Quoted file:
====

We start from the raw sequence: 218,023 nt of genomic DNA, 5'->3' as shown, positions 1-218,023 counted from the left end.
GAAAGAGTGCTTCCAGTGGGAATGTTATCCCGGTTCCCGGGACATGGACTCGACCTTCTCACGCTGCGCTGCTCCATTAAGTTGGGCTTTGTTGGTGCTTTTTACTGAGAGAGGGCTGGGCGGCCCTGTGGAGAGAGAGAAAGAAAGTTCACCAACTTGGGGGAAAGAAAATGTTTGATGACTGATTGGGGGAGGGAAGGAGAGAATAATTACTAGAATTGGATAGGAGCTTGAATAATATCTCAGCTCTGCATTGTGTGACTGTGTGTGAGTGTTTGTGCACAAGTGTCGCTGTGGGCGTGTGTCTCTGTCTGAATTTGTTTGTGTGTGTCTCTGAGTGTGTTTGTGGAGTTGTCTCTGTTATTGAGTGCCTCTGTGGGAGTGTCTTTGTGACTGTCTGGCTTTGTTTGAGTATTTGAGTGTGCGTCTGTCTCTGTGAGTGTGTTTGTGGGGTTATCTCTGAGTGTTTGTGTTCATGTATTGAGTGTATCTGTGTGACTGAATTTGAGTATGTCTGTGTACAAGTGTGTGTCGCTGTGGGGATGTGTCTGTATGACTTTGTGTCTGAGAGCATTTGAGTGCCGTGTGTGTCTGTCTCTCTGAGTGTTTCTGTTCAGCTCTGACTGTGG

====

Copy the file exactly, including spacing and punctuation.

We start from the raw sequence: 218,023 nt of genomic DNA, 5'->3' as shown, positions 1-218,023 counted from the left end.
GAAAGAGTGCTTCCAGTGGGAATGTTATCCCGGTTCCCGGGACATGGACTCGACCTTCTCACGCTGCGCTGCTCCATTAAGTTGGGCTTTGTTGGTGCTTTTTACTGAGAGAGGGCTGGGCGGCCCTGTGGAGAGAGAGAAAGAAAGTTCACCAACTTGGGGGAAAGAAAATGTTTGATGACTGATTGGGGGAGGGAAGGAGAGAATAATTACTAGAATTGGATAGGAGCTTGAATAATATCTCAGCTCTGCATTGTGTGACTGTGTGTGAGTGTTTGTGCACAAGTGTCGCTGTGGGCGTGTGTCTCTGTCTGAATTTGTTTGTGTGTGTCTCTGAGTGTGTTTGTGGAGTTGTCTCTGTTATTGAGTGCCTCTGTGGGAGTGTCTTTGTGACTGTCTGGCTTTGTTTGAGTATTTGAGTGTGCGTCTGTCTCTGTGAGTGTGTTTGTGGGGTTATCTCTGAGTGTTTGTGTTCATGTATTGAGTGTATCTGTGTGACTGAATTTGAGTATGTCTGTGTACAAGTGTGTGTCGCTGTGGGGATGTGTCTGTATGACTTTGTGTCTGAGAGCATTTGAGTGCCGTGTGTGTCTGTCTCTCTGAGTGTTTCTGTTCAGCTCTGACTGTGG